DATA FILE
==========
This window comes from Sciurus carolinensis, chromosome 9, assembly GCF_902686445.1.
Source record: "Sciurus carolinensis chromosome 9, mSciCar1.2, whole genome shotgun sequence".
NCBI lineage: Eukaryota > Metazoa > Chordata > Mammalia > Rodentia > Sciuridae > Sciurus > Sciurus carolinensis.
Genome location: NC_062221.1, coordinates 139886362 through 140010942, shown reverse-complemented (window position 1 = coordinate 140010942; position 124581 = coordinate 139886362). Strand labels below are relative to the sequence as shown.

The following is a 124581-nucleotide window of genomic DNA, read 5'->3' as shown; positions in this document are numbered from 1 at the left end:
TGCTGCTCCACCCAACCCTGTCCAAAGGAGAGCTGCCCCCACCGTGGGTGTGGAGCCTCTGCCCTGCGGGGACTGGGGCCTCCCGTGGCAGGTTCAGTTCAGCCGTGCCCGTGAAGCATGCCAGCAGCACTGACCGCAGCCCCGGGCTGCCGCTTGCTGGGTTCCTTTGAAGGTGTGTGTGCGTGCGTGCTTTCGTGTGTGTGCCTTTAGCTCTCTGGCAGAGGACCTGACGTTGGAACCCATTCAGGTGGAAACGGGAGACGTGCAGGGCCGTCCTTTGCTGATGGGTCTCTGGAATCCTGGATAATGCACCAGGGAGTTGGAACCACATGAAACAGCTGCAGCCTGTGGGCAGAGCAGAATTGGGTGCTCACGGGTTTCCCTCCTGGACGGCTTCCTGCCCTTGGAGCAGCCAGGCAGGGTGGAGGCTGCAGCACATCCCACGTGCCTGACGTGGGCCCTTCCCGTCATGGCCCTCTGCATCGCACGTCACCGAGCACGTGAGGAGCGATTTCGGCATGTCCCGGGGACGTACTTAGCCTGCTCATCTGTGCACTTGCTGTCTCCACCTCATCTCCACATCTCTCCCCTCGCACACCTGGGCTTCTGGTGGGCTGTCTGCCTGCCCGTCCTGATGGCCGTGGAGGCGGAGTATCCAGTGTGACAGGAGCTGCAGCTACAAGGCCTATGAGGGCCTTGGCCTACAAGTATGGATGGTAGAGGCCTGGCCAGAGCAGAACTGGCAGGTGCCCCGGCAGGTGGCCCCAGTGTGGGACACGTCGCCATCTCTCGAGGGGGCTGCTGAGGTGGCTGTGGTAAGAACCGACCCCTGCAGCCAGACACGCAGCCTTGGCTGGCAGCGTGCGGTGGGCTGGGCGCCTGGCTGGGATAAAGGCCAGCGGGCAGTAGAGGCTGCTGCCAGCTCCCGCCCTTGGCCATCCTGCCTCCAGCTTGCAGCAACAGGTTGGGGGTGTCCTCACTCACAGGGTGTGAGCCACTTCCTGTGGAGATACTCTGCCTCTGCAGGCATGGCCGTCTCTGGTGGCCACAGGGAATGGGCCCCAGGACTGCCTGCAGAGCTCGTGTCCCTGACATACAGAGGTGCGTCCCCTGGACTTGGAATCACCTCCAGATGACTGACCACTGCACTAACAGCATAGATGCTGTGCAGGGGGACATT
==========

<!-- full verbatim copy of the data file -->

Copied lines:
This window comes from Sciurus carolinensis, chromosome 9, assembly GCF_902686445.1.
Source record: "Sciurus carolinensis chromosome 9, mSciCar1.2, whole genome shotgun sequence".
NCBI lineage: Eukaryota > Metazoa > Chordata > Mammalia > Rodentia > Sciuridae > Sciurus > Sciurus carolinensis.
Genome location: NC_062221.1, coordinates 139886362 through 140010942, shown reverse-complemented (window position 1 = coordinate 140010942; position 124581 = coordinate 139886362). Strand labels below are relative to the sequence as shown.

The following is a 124581-nucleotide window of genomic DNA, read 5'->3' as shown; positions in this document are numbered from 1 at the left end:
TGCTGCTCCACCCAACCCTGTCCAAAGGAGAGCTGCCCCCACCGTGGGTGTGGAGCCTCTGCCCTGCGGGGACTGGGGCCTCCCGTGGCAGGTTCAGTTCAGCCGTGCCCGTGAAGCATGCCAGCAGCACTGACCGCAGCCCCGGGCTGCCGCTTGCTGGGTTCCTTTGAAGGTGTGTGTGCGTGCGTGCTTTCGTGTGTGTGCCTTTAGCTCTCTGGCAGAGGACCTGACGTTGGAACCCATTCAGGTGGAAACGGGAGACGTGCAGGGCCGTCCTTTGCTGATGGGTCTCTGGAATCCTGGATAATGCACCAGGGAGTTGGAACCACATGAAACAGCTGCAGCCTGTGGGCAGAGCAGAATTGGGTGCTCACGGGTTTCCCTCCTGGACGGCTTCCTGCCCTTGGAGCAGCCAGGCAGGGTGGAGGCTGCAGCACATCCCACGTGCCTGACGTGGGCCCTTCCCGTCATGGCCCTCTGCATCGCACGTCACCGAGCACGTGAGGAGCGATTTCGGCATGTCCCGGGGACGTACTTAGCCTGCTCATCTGTGCACTTGCTGTCTCCACCTCATCTCCACATCTCTCCCCTCGCACACCTGGGCTTCTGGTGGGCTGTCTGCCTGCCCGTCCTGATGGCCGTGGAGGCGGAGTATCCAGTGTGACAGGAGCTGCAGCTACAAGGCCTATGAGGGCCTTGGCCTACAAGTATGGATGGTAGAGGCCTGGCCAGAGCAGAACTGGCAGGTGCCCCGGCAGGTGGCCCCAGTGTGGGACACGTCGCCATCTCTCGAGGGGGCTGCTGAGGTGGCTGTGGTAAGAACCGACCCCTGCAGCCAGACACGCAGCCTTGGCTGGCAGCGTGCGGTGGGCTGGGCGCCTGGCTGGGATAAAGGCCAGCGGGCAGTAGAGGCTGCTGCCAGCTCCCGCCCTTGGCCATCCTGCCTCCAGCTTGCAGCAACAGGTTGGGGGTGTCCTCACTCACAGGGTGTGAGCCACTTCCTGTGGAGATACTCTGCCTCTGCAGGCATGGCCGTCTCTGGTGGCCACAGGGAATGGGCCCCAGGACTGCCTGCAGAGCTCGTGTCCCTGACATACAGAGGTGCGTCCCCTGGACTTGGAATCACCTCCAGATGACTGACCACTGCACTAACAGCATAGATGCTGTGCAGGGGGACATT